The Art of Violin: The Devil's Instrument / Transcending The Violin
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A documentary history of the violin in the 20th century featuring archival footage of many of the instrument's greatest players. Includes contributions from Yehudi Menuhin, Ida Haendel and Hilary Hahn.
A documentary film by Bruno Monsaingeon devoted to the 20th century's greatest violinists, The Art of Violin really cannot be faulted. The same, incidentally, can also be said of the similar volumes that cover the piano and singing, so there's never been a better time to collect a personal audio-visual archive of some wonderful historical performers. The added dimension provided by the painstakingly collected film material (here featuring no fewer than 20 outstanding soloists) is of exceptional value when observing violin technique, and the diversity of approaches presented here in loving detail is in itself a subject for endless comparison. The material mixes archive performance footage, much of which one might never have dreamed existed, with interviews and documentary commentary. However, rather than turn the project into a museum piece, Monsaingeon includes contributions from contemporary figures such as Itzhak Perlman and Hilary Hahn. An absolute must. --Roger Thomas, Amazon.co.uk
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Not all violinists indulge in pyrotechnics with their million-dollar toys. Kreisler, for example always played from the heart, you can tell. Christian Ferras had a great deal of sensitivity and feeling. But Heifetz? I have never heard him play with feeling. It has nothing to do with his body language (as Perlman seems to suggest on this DVD) because I came to this conclusion years ago just from listening to LPs. Can you imagine him playing the Meditation from Thais? Here is another example of the voice of the angel. I have heard other celebrity violinists butcher this piece. First, there is no opportunity for bravura display, so they don't have the patience for it. Secondly, they have been playing pyrotecnics so long they forgot how to play cantabile. Very often, it is the almost unknown concertmaster of the orchestra, who humbly plays his (or hers) heart out and brings out the tears of the audience with this piece.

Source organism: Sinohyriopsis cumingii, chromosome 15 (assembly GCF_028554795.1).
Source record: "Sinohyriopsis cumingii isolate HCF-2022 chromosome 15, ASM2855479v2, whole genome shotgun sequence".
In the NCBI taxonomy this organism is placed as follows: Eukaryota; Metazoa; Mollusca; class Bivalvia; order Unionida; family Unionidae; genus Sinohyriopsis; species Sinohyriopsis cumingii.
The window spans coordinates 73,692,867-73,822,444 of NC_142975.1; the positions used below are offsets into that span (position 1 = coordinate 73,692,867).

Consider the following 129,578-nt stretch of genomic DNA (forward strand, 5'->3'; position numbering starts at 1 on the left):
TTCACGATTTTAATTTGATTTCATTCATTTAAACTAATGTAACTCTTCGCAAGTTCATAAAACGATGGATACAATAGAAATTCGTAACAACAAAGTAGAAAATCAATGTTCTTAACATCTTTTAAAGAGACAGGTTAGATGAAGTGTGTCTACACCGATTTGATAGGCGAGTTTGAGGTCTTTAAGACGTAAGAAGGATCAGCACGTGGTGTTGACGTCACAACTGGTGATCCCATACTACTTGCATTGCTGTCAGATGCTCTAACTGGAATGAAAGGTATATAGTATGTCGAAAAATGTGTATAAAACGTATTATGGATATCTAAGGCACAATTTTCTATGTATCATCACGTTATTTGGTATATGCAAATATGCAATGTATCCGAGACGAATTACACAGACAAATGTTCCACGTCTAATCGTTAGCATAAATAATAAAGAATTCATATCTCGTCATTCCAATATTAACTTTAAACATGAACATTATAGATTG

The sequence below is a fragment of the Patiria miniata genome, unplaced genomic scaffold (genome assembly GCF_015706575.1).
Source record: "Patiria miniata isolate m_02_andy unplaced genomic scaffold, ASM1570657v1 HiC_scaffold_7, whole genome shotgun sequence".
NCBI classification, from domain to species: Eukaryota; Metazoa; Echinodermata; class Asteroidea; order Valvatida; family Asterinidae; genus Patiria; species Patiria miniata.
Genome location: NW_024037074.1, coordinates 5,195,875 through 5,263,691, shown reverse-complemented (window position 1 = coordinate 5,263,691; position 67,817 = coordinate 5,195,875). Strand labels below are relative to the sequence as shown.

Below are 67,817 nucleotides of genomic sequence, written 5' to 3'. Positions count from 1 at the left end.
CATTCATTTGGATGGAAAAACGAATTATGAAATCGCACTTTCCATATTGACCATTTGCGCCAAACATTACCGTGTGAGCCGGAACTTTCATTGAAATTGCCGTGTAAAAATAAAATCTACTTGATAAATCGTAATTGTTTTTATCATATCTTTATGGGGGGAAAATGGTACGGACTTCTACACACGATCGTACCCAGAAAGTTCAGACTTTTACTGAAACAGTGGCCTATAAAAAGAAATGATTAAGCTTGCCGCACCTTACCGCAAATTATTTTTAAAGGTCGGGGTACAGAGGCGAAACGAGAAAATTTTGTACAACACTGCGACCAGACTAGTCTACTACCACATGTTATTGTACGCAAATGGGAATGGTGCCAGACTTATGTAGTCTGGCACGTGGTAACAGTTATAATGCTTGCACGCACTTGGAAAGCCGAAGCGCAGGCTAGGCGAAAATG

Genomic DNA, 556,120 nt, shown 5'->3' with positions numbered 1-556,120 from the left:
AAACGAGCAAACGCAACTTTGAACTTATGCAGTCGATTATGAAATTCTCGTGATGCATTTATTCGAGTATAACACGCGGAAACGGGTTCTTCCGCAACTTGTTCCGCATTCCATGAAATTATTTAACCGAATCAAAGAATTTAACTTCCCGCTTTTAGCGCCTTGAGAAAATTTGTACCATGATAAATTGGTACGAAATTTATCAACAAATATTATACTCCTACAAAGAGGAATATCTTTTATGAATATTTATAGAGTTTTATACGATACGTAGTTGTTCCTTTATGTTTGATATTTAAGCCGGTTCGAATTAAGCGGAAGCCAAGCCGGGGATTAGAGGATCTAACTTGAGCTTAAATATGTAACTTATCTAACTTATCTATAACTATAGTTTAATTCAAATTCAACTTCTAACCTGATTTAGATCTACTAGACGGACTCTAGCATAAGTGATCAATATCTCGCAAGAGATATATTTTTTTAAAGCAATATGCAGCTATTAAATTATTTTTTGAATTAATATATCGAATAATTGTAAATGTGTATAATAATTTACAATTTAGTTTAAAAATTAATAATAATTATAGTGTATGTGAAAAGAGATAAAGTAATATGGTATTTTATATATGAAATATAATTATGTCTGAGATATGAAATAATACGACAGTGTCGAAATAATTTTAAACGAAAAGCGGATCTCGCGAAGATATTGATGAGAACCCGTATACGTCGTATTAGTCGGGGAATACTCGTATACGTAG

The bias that the producer of this DVD had should be obvious to most listeners. The choice of the items were mostly from the fast movements. Even the Cesar Franck sonata, a most sensitive and deeply felt piece is presented here with the only light movement (the final) and (in my opinion) Oistrakh completely missed the grudging acceptance of all that pain that permeated the three previous movements. In this connection, I had recently an experience that might be interesting to musicians who want to gauge the taste of their audience. There was a concert of a well-respected string quartet and they introduced an "a la carte" program: the audience got to choose 5 individual movements out of about 25 being offered. When the results of the ballots were announced, the quartet players were much surprised to find that all 5 were slow movements, with Debussy 's (3rd movement) and Beethoven's Cavatina (from Op. 130) heading the list. No chance for pyrotechnics here!
So, in conclusion, if you care for violin music whose beauty touches you deeply, this DVD is not for you.
In general this DVD is worth the money. Nowhere else will you get several hours devoted to the violin greats of the 20th century. In this day of digital videos and recordings, we take for granted that everything from a child's first recital to a debut in Carnegie Hall will be captured in living color, with CD's cut for parents to listen to. But when you look back there are so few films of the greats such as Heifetz, Kreisler, none of Ysaye, and the sound, even when remastered or enhanced, cannot escape the submarine-like feel of the recording capabilities of the early 20th century. However when you see the virtuosity being demonstrated it is still incredible.
Itzhak Perlman and Hilary Hahn do a magnificant job of narrating. And since the film was shot shortly before Menuhin's death in 1999, and finished afterwards, it is fitting that the 20th century closed with Menuhin, and this film was kind of a tribute to Menuhin. However in no way was it all about Menuhin, many are covered, even Michael Rabin and Ginette Neveu whose careers were shortened due to tragedy.
With all the narrating by Perlman, I was only a little disappointed that they did not feature his playing. But I guess this leaves another DVD for the violin geniuses of today for later.
Itzhak Perlman, Ivry Gitlis, Ida Haendel and Hilary Hahn are among the commentators.
Very exciting and entertaining for any classical music fans
Most part of the film are black and white. Sound is pretty good. English, French, Spanish and Japanese subtitles are available. For some reason, may be his national pride, Monsaingeon's film always make a few people in the film speak French even they are fully capable of English so you have to turn on English subtitle.